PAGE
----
By James Chittenden
If your business runs like most, June 30 is the end of a day, a week, a month, a quarter, and half the year. One of the things your business should do at mid-year is a progress check. If your goal is to make $10 million in sales this year, then by June 30, you should have made at least $5 million. Are you at or ahead of goal? Good. Maybe it is time to experiment so that you can blow through the $10 million goal. If you are behind, step on the gas. Either way, maybe it’s time to switch things up.
Here are five things your business should do at midyear.
1. Update your fixed expenses.
Watch out for creeping expenses. An eight percent increase in your internet service here, a 30 percent increase in your insurance bills there. It is easy to omit updating these and lose track of them. If your profits are less of than they were on December 31, but your sales are the same or better, you are having a bottom-line problem. These extra costs snuck up on you. One of the things your business should do at mid-year is to update these costs.
Watch your bills and account for increases or decreases in your phone bill, rent, salaries, insurance, etc. Use this business budget calculator or free template to track these costs, and easily carry them over from month to month.
Be liberal when predicting expenses, and be conservative when predicting sales. Think of “thirds”. Take all of your meticulously planned expenses. Now triple them. Now imagine your best marketing projections of first year sales. Reduce that to about 1/3 of what you planned.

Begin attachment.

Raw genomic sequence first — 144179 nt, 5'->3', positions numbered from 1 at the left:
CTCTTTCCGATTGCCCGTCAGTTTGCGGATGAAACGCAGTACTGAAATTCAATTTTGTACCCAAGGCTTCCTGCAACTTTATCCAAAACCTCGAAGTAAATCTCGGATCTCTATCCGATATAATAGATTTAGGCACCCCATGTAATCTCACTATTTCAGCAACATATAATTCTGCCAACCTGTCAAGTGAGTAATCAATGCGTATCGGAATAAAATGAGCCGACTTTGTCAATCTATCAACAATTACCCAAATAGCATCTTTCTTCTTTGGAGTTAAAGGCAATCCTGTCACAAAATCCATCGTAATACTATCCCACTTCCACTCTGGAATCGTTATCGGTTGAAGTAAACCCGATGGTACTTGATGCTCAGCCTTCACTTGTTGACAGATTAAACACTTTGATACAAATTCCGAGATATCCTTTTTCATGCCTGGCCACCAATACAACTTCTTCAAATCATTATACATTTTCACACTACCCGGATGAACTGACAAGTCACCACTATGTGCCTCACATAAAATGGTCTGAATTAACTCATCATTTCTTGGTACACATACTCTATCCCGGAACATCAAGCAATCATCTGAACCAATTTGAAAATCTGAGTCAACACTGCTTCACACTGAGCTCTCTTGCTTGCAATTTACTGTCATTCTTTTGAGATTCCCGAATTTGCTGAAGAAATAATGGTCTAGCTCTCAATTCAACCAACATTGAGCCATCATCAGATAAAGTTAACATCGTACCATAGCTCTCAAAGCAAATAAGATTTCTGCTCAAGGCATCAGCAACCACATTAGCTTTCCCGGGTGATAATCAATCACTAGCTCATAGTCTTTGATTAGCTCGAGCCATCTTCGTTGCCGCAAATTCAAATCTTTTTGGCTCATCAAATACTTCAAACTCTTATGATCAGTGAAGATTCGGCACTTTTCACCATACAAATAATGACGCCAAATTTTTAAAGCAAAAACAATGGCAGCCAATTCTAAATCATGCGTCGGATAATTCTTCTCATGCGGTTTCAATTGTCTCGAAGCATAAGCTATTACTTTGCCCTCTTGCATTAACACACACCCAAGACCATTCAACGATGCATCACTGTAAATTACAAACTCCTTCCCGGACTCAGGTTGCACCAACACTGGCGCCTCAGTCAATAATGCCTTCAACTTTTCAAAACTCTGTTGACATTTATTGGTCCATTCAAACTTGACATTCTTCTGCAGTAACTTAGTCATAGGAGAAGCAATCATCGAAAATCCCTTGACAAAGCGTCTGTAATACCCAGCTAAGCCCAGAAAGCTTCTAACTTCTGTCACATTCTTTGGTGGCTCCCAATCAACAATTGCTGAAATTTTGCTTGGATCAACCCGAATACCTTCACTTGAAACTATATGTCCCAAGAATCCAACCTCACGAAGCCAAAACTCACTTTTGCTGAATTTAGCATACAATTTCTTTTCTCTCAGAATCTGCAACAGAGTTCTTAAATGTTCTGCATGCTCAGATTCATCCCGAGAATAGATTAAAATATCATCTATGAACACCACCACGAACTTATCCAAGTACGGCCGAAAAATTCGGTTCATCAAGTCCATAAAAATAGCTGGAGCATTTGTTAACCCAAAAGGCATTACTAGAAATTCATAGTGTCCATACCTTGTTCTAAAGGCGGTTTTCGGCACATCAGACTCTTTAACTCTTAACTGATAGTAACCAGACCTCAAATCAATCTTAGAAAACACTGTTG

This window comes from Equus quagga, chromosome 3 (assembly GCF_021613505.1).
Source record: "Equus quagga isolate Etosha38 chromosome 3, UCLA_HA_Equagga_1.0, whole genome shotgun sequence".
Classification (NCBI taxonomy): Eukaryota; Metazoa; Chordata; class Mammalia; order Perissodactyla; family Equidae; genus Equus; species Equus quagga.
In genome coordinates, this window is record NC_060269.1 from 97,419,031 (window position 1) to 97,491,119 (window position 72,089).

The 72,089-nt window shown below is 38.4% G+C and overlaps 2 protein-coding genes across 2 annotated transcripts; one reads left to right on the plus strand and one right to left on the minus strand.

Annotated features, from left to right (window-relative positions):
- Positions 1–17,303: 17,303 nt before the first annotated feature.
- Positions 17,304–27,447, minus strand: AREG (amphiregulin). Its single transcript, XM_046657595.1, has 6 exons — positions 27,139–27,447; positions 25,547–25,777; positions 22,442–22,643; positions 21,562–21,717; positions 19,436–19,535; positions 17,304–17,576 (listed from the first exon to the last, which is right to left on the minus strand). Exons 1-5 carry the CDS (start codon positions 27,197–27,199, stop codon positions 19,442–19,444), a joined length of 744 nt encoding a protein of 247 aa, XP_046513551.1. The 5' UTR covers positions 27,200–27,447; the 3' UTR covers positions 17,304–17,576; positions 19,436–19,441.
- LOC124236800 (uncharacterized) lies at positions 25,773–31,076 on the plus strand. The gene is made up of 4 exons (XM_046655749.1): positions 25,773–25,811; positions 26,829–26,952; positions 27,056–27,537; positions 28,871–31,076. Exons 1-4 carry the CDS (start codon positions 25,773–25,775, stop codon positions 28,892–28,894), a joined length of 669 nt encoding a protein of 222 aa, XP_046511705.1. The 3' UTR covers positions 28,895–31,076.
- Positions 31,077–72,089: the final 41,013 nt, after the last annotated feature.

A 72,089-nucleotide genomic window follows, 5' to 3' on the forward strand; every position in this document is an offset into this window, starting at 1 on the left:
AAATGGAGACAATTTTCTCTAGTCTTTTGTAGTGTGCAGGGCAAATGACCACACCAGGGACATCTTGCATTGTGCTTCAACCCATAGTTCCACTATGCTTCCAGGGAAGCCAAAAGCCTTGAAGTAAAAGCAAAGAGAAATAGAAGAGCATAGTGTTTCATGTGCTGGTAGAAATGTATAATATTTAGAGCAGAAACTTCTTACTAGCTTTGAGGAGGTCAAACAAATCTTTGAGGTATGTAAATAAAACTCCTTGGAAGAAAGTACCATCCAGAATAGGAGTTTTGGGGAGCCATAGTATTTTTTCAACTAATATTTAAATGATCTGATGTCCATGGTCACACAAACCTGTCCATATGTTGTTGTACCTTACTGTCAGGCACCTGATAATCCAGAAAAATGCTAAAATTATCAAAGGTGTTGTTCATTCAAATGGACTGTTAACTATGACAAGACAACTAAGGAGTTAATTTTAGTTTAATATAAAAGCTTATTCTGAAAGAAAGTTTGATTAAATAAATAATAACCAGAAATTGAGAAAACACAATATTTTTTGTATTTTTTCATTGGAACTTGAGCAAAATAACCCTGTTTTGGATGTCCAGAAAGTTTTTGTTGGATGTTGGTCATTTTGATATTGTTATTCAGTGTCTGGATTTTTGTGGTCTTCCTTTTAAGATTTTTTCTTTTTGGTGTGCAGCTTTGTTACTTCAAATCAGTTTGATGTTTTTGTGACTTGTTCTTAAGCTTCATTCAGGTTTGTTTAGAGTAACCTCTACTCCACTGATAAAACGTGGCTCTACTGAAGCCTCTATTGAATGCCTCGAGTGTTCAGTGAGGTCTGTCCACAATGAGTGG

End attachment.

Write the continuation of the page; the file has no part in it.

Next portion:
If you can still make a profit, consider the plan workable.
We have created a book that walks you through expenses of operating your business, complete with fillable pages. There are many other costs and not all of these will account for your unique situation.
2. Re-visit your break-even point and reset your sales goals.
As we said, costs creep up on you. Salaries, taxes, phone bills, etc. may increase in small ways but add up big over time. Since you must make the sales to cover those costs, you have to keep updating that profit/loss. In times of high inflation, these costs will have changed by midyear. Updating your break-even point is one of the things your business should do at mid-year
Set sales goals that cover all fixed and variable expenses. In order to do that, you need to know what margin you must collect.
In this video, you will learn exactly how to set your goals and meet them, including profit:
MANAGE PRICES BY MARGIN, as opposed to simply setting markups. For an explanation of markup vs. margin, see here and watch the videos.